The Young Amelia Earhart
Amelia Earhart As A Girl
Boston- Amelia Earhart, the daring Boston aviatrix who with Wilmer Stultz and Lou Gordon is at Trepassey, Newfoundland waiting for favorable weather to hop off in her tri-motored Fokker plane for England, is pictured above as a young girl. At left she is shown at the age of 3 with her sister Muriel Curtis Earhart, who is now a school teacher, and at the right Amelia is shown at the age of 7 years. photo: International Newsreel 6-5-1928
Amelia Earhart (b. 1897) disappeared on July 2, 1937. But she remains today arguably the most famous woman pilot in history. The newspapers that ran this photo back in 1928 were caught up in the birth of Earhart-mania.
Earhart was to become the first female passenger to complete a transatlantic flight. Wilmer Stultz was the pilot of the the plane and Earhart was supposed to be the co-pilot. The plane, named The Friendship, flew from Boston to Halifax, Nova Scotia on June 4 and then to Trepassey, where the original plan was just to have a short stopover for fuel.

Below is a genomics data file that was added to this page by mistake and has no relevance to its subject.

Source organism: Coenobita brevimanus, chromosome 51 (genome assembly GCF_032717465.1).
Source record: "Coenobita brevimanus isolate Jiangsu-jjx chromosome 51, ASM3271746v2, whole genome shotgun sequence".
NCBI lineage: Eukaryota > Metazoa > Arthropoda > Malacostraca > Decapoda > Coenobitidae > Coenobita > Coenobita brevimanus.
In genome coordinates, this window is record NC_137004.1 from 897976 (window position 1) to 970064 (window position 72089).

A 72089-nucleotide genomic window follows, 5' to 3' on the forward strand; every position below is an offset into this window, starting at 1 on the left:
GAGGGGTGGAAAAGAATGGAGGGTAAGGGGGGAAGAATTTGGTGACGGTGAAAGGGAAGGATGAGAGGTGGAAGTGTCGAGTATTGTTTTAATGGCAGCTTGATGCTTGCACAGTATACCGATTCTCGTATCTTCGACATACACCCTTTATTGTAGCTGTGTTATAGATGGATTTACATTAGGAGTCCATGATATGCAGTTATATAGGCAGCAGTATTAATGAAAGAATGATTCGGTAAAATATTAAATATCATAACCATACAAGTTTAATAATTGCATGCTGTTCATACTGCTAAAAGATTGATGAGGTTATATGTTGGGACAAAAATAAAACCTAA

However, it took a couple of weeks for better weather conditions to manifest in order to leave. The plane departed from Newfoundland on June 17, 1928. Twenty hours and 49 minutes later through a rain and fog plagued flight, the plane arrived in Burry Port, Wales.
Because of the bad weather Earhart admitted. “I want to make it clear I was a passenger on this trip. At no time did I handle the controls because conditions were so unfavorable.”
Requiring instrument flying which Earhart had no experience at, led her to relinquish the flying duties solely to Stultz.
Amelia Earhart would go on to make many other historic flights.
Amelia’s sister, Grace Muriel Earhart Morrisey lived a long life dying at the age of 98 in West Milford, MA on March 2 1998.